Dave Baird's Review
I first heard this new material when I saw Porcupine Tree on their last tour at Hof Ter Lo in Antwerp. It was clear to me at that time, that this would be a special CD and I wasn't wrong, Fear Of A Blank Planet is an incredibly good album, in fact in my opinion, it's the best Porcupine Tree to date. What makes this better than In Absentia, Deadwing, Stupid Dream and Lightbulb Sun is threefold - firstly there are no weak tracks on this CD, no Glass Arm Shattering, Four Chords That Made A Million or Shallow lurking in the shadows of the better tracks - I hit the skip button every time they show-up. The second aspect I like here, is that the music is altogether less poppy than previous releases. Sure, one of Steve Wilson's (many) musical talents is his ability to write strong and catchy melodies, unfortunately sometimes they sound a bit too radio-friendly and at times, In Absentia, despite its unquestionable brilliance suffered somewhat from this.

Perhaps most importantly though is the evolution of the music from what has gone before. Deadwing was also a wonderful release but it always sounded a bit like a "best of" to me, essentially gathering together the styles from the four previous albums, without adding too much more. Porcupine Tree have always excelled when they're being ambient, melancholy and, more recently, heavy, even bordering on metal. With Fear Of A Blank Planet, Steve Wilson has focused on these three elements and gone are the pop pretensions, the trademark harmony vocals and any hint of happiness. Instead we're treated to 50 minutes of intense and dark, yet nevertheless very listenable catchy music.

Allegedly a "concept" album, it is built around the daily life of a young teenager who's going through difficult times with his parents, who also don't seem to be capable to reach and understand or help. The young man is detached from society and life around him, desensitised by sensory overload, a poster-child of the attention deficit disorder generation, pumped up full of prescription drugs to make them "normal". We are told about the absolute boredom of life and getting through the day by filling it with meaningless activity - hence the album title of course. As the music continues we learn more about the boy, his perceived parental rejection and the problems he inherited from his mother and father, discomfort with attention of elders and a growing idea to enter into some kind of suicide pact. There's also reference to some kind of relationship that has failed, but whether this is a reference to a girl or perhaps just his parents, it's difficult to say. This is all from the darker side of life even by Wilson's standards but they're very relevant for many kids these days and a lot of people will relate to it I'm sure. This is Steve Wilson at his bleakest and best.

Musically this is a real fusion of heavy and ambient. There's the metal, driving riff style that was introduced on In Absentia and refined somewhat on Deadwing and there's an awful lot of atmospheric, twiddly, swirly synthesizer sounds - Barbieri is much more prevalent than than on recent releases, especially on Sleep Together with its pulsing synth which plays throughout the whole track and sweeping strings during the climax of the song. Guest musician Robert Fripp adds to the atmosphere playing some soundscapes on Way Out Of Here - the opening of this track is one of the most beautiful things I've ever heard, unfortunately this doesn't last as they ramp it up after a minute or so. The most talked-about track will undoubtedly be Anesthetize, and with a running time of nearly 18 minutes it's the longest track they've put out for more than a decade and probably the finest also. A highly diverse track it contains a short but very intense metal section that would not be out of place on an Opeth CD as well as an excellent melodic, haunting solo by another guest, the mighty Alex Lifeson from Rush. Gavin Harrison's drumming again is very loud throughout a lot of the CD and although he's tried to be a little arty in places, I do admit that I preferred Chris Maitland's style more. That being said, if Gavin's inclusion has helped lead them in this direction then he's forgiven!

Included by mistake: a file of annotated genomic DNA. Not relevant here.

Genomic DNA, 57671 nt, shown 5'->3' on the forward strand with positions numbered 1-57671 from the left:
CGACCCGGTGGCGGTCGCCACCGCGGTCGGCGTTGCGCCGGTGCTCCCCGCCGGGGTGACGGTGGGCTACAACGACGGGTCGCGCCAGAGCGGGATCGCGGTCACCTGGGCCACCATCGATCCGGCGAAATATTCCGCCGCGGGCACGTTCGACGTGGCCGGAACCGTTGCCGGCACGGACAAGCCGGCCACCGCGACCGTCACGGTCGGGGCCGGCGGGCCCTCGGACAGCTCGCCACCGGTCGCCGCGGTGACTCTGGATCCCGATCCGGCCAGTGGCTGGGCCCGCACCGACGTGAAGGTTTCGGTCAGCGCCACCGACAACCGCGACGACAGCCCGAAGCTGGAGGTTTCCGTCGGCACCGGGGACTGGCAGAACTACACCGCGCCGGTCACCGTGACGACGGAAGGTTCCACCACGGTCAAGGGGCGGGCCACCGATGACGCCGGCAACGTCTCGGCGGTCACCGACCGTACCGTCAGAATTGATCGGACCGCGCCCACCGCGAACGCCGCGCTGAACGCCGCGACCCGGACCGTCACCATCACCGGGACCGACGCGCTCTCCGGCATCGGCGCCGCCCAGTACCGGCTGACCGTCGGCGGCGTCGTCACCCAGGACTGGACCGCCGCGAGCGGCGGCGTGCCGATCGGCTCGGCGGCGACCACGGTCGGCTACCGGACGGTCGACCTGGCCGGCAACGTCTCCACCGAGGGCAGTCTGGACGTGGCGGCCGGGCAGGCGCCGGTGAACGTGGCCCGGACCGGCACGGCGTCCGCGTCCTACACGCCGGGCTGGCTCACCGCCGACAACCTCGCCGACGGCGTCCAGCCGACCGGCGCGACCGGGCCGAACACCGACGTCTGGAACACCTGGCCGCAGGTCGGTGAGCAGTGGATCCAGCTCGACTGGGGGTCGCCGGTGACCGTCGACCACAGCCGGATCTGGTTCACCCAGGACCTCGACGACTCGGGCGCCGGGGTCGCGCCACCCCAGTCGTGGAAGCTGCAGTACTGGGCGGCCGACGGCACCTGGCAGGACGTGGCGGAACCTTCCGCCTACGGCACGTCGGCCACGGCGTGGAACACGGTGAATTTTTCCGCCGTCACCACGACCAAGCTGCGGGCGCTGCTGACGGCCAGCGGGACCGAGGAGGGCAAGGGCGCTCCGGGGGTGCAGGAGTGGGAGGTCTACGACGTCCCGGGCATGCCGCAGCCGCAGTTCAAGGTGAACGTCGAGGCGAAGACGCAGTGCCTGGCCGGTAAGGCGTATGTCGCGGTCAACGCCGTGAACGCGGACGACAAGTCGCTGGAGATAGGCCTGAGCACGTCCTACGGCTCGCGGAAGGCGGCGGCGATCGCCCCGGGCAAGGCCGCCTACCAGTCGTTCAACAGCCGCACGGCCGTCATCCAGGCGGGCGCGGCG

It's difficult to find any fault in this album, it's strong in every respect and doesn't have a dull moment - sure, quiet moments but not dull. For the sake of finding something, I do find the drum-roll right at the end a little off-putting every time I hear it, but I do wonder if this is not symbolic of a gun being fired? Perhaps pure speculation but after the symphonic ending I can't think why else to put that in there otherwise spoiling what was a great end to the CD.

I really can't find a reason not to give this a perfect 10, this is Porcupine Tree at their very best, miss it and weep!